Greg Gillingham feels there is a misunderstanding about one of the biggest concerns facing St. Mary’s County.
He doesn’t have a problem with renewable energy. He’s not against wind turbines. But Gillingham, and the Southern Maryland Navy Alliance he serves, just say those turbines shouldn’t be underneath the Navy’s protected airspace on the Eastern Shore.
Pioneer Green wants to build 25 turbines in Somerset County. The company says it’s possible to turn those windmills off when the Navy needs to conduct radar testing.
But it’s not that simple, Gillingham said. Some programs, such as the Joint Strike Fighter, F-35 jets, cost millions of dollars a day. Those programs are operating at Patuxent River Naval Air Station to conduct aircraft tests that, in the long run, help save lives of pilots and air crews. They also employ thousands of people in the region.
Even short-term delays in those testing schedules, as windmills are running, would, in turn, cost taxpayers many millions of dollars, he said.
“It would be death by 1,000 cuts,” said St. Mary’s County Commissioner Todd Morgan (R). If the military can’t operate its aircraft testing programs at Pax River without interference by civilian activities, he worries that the Navy slowly, and perhaps quietly, would begin moving work and related jobs at Pax River elsewhere. Pax River employs more than 20,000 people directly, and thousands more jobs from restaurants to doctors’ offices and home building firms now depend largely on the base’s presence. The Maryland Department of Business and Economic Development estimates that Pax River contributes $7.5 billion a year to Maryland’s economy.
But that economic boon could begin to wither, Gillingham said. “Programs aren’t going to come to communities where they can’t meet their program schedules,” he said. “These are huge dollars we’re talking about, compared to we’ll let Somerset have their  wind turbines.”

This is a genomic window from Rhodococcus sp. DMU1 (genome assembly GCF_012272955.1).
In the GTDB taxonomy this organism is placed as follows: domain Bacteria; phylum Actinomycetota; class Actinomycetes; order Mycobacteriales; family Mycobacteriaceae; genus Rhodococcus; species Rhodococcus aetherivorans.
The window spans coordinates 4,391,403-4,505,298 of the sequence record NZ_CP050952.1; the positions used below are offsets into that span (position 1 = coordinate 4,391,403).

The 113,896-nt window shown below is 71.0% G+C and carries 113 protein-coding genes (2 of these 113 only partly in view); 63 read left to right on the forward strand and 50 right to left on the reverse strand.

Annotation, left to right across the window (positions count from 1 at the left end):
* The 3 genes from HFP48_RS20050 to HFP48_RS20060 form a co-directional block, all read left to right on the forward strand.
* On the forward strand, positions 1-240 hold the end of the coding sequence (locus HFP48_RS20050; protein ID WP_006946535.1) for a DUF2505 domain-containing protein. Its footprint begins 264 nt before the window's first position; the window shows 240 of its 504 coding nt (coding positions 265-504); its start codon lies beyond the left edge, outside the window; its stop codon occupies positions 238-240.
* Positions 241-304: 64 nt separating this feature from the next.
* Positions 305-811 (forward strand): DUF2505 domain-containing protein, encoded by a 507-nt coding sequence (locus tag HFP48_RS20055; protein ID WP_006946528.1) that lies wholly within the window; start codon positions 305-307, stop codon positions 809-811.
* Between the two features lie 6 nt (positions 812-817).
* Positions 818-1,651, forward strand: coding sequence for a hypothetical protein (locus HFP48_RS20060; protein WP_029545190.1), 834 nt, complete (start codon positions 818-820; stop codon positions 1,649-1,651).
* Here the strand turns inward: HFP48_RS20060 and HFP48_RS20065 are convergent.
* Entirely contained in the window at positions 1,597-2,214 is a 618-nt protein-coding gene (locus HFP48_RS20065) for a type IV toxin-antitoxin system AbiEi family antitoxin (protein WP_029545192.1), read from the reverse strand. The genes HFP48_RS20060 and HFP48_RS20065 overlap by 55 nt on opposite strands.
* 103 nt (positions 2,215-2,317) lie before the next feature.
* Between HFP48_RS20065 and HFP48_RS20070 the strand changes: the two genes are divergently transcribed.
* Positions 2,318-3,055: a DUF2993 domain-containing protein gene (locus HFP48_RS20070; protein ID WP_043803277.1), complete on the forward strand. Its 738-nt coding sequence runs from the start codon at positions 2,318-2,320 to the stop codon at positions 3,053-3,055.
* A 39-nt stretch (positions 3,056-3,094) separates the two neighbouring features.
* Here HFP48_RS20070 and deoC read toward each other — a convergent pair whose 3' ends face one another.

“There isn’t anybody in Southern Maryland who isn’t impacted by the base,” said Sen. Roy Dyson (D-Calvert, Charles, St. Mary’s). “I think everyone should write the governor a letter.
“I’m sitting here in Great Mills,” Dyson said as an airplane rumbled overhead. “Can you hear that? It would be a shame if the so-called bay wind project took that away.”
Navy officials here aren’t expected to publicly sound off on the issue. However, the Navy has issued reports that seem to support Gillingham’s and Morgan’s claims.
One, the 2014 Report to Congress on Sustainable Ranges, submitted by the Department of Defense’s head of personnel and readiness, says “proposed renewable energy development near Naval Air Weapons Center (NAWC) Patuxent River, Md.,” is one of its greatest concerns.
The report largely focuses on encroachment – changes in a surrounding environment that make it difficult for the military to accomplish its missions. And, the issue has spanned a broad spectrum, from homes being built along Navy flight paths in Virginia Beach, Va., to a push to protect ground squirrels in Washington state.